In their own words, the point of this lawsuit is to "shine light on the impact of government-enforced anti-virus measures that it believes excessively hamper business operations and people's lives."

Whether or not this particular case has merit is irrelevant. What's important is that they chose to take a stand and this reader thinks they should be applauded for it.

4 ( +6 / -2 )

The owner of the restaurant seems to deem himself above and beyond the law. Nor does he hold in common the greater good. "The freedom of business", is nonsensical and devoid of meaning within the context of the law. It is a nuisance suit.

To inform the individual claiming only 100,000 yen and two unusable masks was the total of government response: 1,000,000 yen was available to those who had a reduction of income. Other mechanisms were employed to reduce public contact.

There is evidence, illustrated in studies that factually document the spread of the virus in dining establishments. The assertion of individuality, that deems the government has no power to declare emergencies according to law or establish via executive order or its equivalent, is an incredibly daft conclusion. There is overwhelming scientific research factually determining the contagious nature of the virus and the means for its spread that aptly illustrates Global Dining's facilities meet those criteria.

Mechanisms could have been emplaced that were incredibly draconian and resulted in a lockdown with fines and jail time. The government was fairly hands off and to a degree such was successful as the general population is very cooperative and held to protocols.

As for the assertion the government was issuing edicts and not lawfully mandated orders, illustrates a gross ignorance of the law.

Dining out during the height of a pandemic is beyond foolish. Encouraging such presents a danger to the general welfare. It is a pandemic, businesses will fail and people will suffer. How that came to unfold has to do with large factors of which industrial tourism is a key contributor. Institutional structures which have evolved over the past decades are the greater cause - what can be done immediately is temporary and needs to be respected, such as closing restaurants at 8:00pm in greater Tokyo. No matter how it impacts the profits and wealth of Mr. Hasegawa and his shareholders. To deem him selfish, is an understatement, his behavior is shameful and detached from reality.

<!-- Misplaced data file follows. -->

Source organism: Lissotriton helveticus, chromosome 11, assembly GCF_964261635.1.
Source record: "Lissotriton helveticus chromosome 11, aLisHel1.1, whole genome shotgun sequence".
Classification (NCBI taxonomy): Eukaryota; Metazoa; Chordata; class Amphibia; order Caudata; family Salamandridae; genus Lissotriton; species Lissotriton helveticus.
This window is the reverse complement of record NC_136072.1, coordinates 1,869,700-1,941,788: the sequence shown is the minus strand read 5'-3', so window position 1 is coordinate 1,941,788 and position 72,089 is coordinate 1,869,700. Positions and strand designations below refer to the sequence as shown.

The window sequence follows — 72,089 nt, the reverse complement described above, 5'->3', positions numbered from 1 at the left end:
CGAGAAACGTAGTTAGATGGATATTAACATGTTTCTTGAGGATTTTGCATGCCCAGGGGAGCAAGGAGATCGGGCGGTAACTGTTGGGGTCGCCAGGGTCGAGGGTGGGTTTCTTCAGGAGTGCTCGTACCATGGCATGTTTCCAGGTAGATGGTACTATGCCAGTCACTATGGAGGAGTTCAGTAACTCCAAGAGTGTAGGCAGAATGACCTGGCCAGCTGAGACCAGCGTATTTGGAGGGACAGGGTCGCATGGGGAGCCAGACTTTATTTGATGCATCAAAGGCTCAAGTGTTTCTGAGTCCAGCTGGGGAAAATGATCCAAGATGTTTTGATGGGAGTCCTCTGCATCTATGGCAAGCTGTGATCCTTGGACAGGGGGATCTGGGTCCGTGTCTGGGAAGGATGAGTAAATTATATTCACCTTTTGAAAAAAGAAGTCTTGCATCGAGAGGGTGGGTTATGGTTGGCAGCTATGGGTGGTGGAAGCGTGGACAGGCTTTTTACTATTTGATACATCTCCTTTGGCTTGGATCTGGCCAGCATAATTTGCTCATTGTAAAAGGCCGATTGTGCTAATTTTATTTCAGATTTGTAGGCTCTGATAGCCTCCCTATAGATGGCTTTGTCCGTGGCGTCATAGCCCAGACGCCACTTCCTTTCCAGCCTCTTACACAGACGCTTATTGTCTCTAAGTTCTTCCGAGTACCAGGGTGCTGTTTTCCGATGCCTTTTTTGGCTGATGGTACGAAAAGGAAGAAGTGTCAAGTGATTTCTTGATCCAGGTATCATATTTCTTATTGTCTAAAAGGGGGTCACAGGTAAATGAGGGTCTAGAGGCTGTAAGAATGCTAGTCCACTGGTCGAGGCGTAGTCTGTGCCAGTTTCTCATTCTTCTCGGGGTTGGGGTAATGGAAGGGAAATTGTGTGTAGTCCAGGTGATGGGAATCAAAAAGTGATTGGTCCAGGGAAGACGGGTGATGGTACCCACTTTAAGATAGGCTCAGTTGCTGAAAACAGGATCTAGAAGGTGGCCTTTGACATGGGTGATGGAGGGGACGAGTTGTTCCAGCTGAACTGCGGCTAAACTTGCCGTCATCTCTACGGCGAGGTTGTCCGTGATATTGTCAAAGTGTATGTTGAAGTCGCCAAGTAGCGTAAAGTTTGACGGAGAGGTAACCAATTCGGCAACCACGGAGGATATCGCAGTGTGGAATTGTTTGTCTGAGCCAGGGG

2 ( +8 / -6 )

I am not siding with anyone. Neither the restaurant chain or the government. But we all know how this will end in here - 申し訳ございません, 残念でした or so. In here, you can fight the government, but you'll always lose.

3 ( +5 / -2 )

If I pay them 104 yen, will they go away?

-3 ( +2 / -5 )

Good. I hope they win.

If anyone's worried about getting the COVID by going to that restaurant, then .... don't go to the restaurant.

Besides, is COVID perfectly safe at a restaurant at 7:59 pm but then suddenly become deadly one minute later?

If you're a healthy, non-obese, non-elderly person, your chances of dying in an accident on the way to the restaurant are probably higher than dying from COVID. And that's if you even get the virus at all.

I understand COVID is no joke and we need to take it seriously. But not to the point where we treat it like radiation and adopt the totally idiotic view that we are all at EQUAL risk of dying from it. We most definitely aren't.

If the government is going to shut down your business, it should compensate you for ALL your losses. Not just give you a pittance of a "subsidy" that doesn't even begin to cover what the government forced you to lose.

-2 ( +6 / -8 )

If the establishments are making their restaurants safe for customers then I am inclined to support businesses. However, I have seen quite a few not doing anything at all to make their places safer, so I will not support them.